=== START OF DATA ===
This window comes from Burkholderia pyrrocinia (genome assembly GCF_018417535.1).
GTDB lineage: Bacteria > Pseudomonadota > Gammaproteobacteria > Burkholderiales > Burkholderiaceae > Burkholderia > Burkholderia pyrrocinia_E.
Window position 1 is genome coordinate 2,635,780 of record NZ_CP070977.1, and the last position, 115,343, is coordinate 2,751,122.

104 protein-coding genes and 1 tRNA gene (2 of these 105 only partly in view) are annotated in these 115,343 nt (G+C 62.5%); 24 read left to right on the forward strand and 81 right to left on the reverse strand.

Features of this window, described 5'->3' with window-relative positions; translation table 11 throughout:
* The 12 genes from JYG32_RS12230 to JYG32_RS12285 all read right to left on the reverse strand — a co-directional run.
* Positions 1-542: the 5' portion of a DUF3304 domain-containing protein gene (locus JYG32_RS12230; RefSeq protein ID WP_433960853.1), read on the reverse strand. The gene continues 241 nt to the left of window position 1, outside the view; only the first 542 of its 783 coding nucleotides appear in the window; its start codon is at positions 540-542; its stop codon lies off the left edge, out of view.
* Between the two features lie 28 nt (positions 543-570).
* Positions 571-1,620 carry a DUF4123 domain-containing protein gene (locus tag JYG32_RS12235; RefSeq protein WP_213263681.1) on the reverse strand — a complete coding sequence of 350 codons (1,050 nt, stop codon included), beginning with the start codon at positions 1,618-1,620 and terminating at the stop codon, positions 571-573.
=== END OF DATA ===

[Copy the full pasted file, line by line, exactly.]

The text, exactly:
This window comes from Burkholderia pyrrocinia (genome assembly GCF_018417535.1).
GTDB lineage: Bacteria > Pseudomonadota > Gammaproteobacteria > Burkholderiales > Burkholderiaceae > Burkholderia > Burkholderia pyrrocinia_E.
Window position 1 is genome coordinate 2,635,780 of record NZ_CP070977.1, and the last position, 115,343, is coordinate 2,751,122.

104 protein-coding genes and 1 tRNA gene (2 of these 105 only partly in view) are annotated in these 115,343 nt (G+C 62.5%); 24 read left to right on the forward strand and 81 right to left on the reverse strand.

Features of this window, described 5'->3' with window-relative positions; translation table 11 throughout:
* The 12 genes from JYG32_RS12230 to JYG32_RS12285 all read right to left on the reverse strand — a co-directional run.
* Positions 1-542: the 5' portion of a DUF3304 domain-containing protein gene (locus JYG32_RS12230; RefSeq protein ID WP_433960853.1), read on the reverse strand. The gene continues 241 nt to the left of window position 1, outside the view; only the first 542 of its 783 coding nucleotides appear in the window; its start codon is at positions 540-542; its stop codon lies off the left edge, out of view.
* Between the two features lie 28 nt (positions 543-570).
* Positions 571-1,620 carry a DUF4123 domain-containing protein gene (locus tag JYG32_RS12235; RefSeq protein WP_213263681.1) on the reverse strand — a complete coding sequence of 350 codons (1,050 nt, stop codon included), beginning with the start codon at positions 1,618-1,620 and terminating at the stop codon, positions 571-573.